Summary: A series of Advent messages where we are told "Fear Not!"


Luke 1:26-35, 37-38

December 6, 2015

Last week, through the prophet Isaiah, God told us FEAR NOT! We’re going to continue with that theme and for the next 3 weeks we’re looking at stories where 3 different times angels told people in the Christmas story . . . FEAR NOT!

Today we’re going to look at the first Fear Not story. It’s when an Arch-angel named Gabriel appeared to a teenage girl named Mary.

Before we get into the story, has there ever been a time when you’ve been afraid of what God has asked you to do? Have you ever been there? I believe there are a lot of people who sometimes treat God like they treat the annoying person that always wants something from them. I think we all know someone like this. There are some people, whenever they call you, you know they want something, and you give thanks for caller ID, so you don’t answer.

Or maybe you see them in public, and you’re like, Oh, there’s so-and-so — and you pretend you don’t see them. You know what I’m talking about!

Sometimes, without realizing it, many of us treat God that way. We want to be close enough to God to get the good stuff! We want the promise of heaven and we want His blessings, BUT we don’t want to surrender to God so He has total access to every area of our lives! If we did that, He might make us give up something we enjoy, or He might make us do something we don’t want to do.

I don’t know if you’ve ever thought about that. Because sometimes there’s this fear — What if I give it all to God, and then life doesn’t go the way I thought it would go? And fear overwhelms us. And we freak out and we freeze.

We spend a lot of life thinking about the WHAT IF’S. We end up placing our faith more in the what if’s than in God. What if the economy falls apart? What if I lose my job? What if someone I love gets really sick? We can what if ourselves to a life of misery. So, we end up placing our faith in the worst case scenario.

Why is it we’re often afraid of God’s plans? There are a lot of answers to that one, and today, we’re going to look at 2 answers based on this story.

The first answer is — God’s interruptions are usually inconvenient.

You’re going to see this in Mary’s story. So, let’s look at Luke 1, starting with verses 26 through 29, and then we’ll move on from there ~

26 In the sixth month the angel Gabriel was sent from God to a city of Galilee named Nazareth,

27 to a virgin betrothed to a man whose name was Joseph, of the house of David. And the virgin's name was Mary.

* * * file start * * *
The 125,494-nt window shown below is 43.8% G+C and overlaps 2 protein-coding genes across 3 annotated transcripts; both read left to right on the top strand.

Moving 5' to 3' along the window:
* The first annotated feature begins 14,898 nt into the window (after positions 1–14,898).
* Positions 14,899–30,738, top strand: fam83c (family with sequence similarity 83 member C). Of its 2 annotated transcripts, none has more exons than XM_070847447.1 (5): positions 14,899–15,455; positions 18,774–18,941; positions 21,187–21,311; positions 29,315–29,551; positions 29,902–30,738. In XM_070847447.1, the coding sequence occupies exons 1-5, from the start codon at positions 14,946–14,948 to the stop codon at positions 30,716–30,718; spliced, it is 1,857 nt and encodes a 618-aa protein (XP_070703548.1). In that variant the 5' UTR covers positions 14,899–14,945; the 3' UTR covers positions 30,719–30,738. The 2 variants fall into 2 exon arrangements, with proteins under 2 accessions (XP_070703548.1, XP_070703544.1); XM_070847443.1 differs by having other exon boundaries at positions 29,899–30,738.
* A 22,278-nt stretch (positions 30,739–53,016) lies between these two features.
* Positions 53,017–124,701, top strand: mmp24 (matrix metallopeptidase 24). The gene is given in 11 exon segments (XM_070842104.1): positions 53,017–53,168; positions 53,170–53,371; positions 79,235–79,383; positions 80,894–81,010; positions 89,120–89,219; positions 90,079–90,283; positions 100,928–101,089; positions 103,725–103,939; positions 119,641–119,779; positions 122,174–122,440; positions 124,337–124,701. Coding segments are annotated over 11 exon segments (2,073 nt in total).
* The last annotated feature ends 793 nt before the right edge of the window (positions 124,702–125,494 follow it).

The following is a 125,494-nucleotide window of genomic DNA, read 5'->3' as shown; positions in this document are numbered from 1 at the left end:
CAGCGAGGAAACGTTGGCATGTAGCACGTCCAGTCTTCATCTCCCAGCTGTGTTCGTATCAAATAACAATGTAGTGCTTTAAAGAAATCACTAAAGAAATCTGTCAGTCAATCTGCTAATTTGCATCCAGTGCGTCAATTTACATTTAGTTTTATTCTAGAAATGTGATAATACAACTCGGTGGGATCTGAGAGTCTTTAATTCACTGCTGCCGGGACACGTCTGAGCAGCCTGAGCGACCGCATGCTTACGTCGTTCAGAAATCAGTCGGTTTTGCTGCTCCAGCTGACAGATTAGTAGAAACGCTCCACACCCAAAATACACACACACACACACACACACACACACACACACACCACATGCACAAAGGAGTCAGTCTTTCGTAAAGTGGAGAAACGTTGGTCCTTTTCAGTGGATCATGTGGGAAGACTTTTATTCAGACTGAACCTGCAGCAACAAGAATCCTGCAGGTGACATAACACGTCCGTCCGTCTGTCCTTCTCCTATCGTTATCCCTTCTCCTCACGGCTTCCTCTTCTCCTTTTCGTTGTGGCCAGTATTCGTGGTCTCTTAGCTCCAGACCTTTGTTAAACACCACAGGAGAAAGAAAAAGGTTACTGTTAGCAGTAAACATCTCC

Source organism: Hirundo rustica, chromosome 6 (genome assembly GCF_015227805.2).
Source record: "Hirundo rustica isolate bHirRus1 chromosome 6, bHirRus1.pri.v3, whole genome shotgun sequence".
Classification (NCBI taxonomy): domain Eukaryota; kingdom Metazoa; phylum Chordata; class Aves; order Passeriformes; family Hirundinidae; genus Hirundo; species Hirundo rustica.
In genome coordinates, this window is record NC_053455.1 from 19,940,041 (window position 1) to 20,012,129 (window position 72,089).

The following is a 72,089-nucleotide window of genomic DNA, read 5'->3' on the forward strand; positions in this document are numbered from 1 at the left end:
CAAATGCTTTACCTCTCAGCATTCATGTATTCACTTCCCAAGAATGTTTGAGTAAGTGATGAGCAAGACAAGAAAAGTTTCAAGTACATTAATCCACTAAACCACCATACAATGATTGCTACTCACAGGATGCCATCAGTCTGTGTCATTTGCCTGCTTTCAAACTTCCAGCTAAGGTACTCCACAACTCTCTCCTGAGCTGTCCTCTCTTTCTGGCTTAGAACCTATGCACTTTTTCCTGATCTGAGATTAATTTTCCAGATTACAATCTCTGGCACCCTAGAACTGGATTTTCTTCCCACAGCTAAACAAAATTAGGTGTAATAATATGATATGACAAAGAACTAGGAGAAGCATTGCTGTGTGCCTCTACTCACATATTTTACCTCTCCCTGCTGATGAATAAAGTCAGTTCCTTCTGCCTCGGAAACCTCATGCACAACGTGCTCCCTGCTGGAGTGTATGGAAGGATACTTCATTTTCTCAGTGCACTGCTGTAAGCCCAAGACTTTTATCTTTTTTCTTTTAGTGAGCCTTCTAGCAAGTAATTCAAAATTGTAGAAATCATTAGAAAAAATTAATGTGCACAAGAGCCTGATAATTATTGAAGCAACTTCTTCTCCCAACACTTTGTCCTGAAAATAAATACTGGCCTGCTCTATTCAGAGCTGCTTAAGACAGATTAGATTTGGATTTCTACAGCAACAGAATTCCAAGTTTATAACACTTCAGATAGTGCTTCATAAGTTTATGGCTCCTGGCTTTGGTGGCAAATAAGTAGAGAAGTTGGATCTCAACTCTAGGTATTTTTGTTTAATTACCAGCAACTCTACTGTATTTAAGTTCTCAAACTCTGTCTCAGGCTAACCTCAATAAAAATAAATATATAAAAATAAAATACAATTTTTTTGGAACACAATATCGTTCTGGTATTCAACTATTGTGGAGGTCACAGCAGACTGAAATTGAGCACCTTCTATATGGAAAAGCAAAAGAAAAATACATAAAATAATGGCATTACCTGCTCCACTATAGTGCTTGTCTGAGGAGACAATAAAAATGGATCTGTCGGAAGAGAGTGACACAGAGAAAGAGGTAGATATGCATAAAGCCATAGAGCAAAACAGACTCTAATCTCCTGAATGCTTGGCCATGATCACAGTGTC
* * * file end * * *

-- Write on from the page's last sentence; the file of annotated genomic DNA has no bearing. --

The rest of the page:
28 And he came to her and said, “Greetings, O favored one, the Lord is with you!”

29 But she was greatly troubled at the saying, and tried to discern what sort of greeting this might be.

Now, let’s get into the backstory, and start thinking about what’s going on in her life. We don’t know for sure how old she is. In her culture, girls were married or bethrothed when they were around 14, 15, or 16 years old.

She’s probably nervous and all excited about her marraige. If it’s modern day, she’s searching on Pinterest, trying to find all the creative ideas to make her wedding day – unforgettable. She’s practicing signing her name with her husband’s last name. Or she’s naming her future children. And suddenly, this angel interrupts all of her plans, and it’s incredibly inconvenient to the way she had her future mapped out.

What can we learn from this? This is what I’m thinking . . . God sends us invitations . . . but because we fear . . . we call them interruptions.

So often when we feel like God is interrupting us, He’s actually inviting us to something bigger and better.

Think about it – What did God do with Moses? He interrupted a regular day with a burning bush, and invited Moses to become the deliverer of God’s people. God interrupted the prophets calling them to proclaim His word.

God interrupted a boy who was a shepherd, named David, to become a king!

God interrupted Joseph and he was displaced to Egypt and put in prison, so he could help God’s people.

When Paul was killing Christians, God interrupted him with a light from heaven, and invited him to be a leader in the early church.

God interrupted Peter and James and John from a life of fishing to become fishers of people. God interrupted plans with an invitation to something better.

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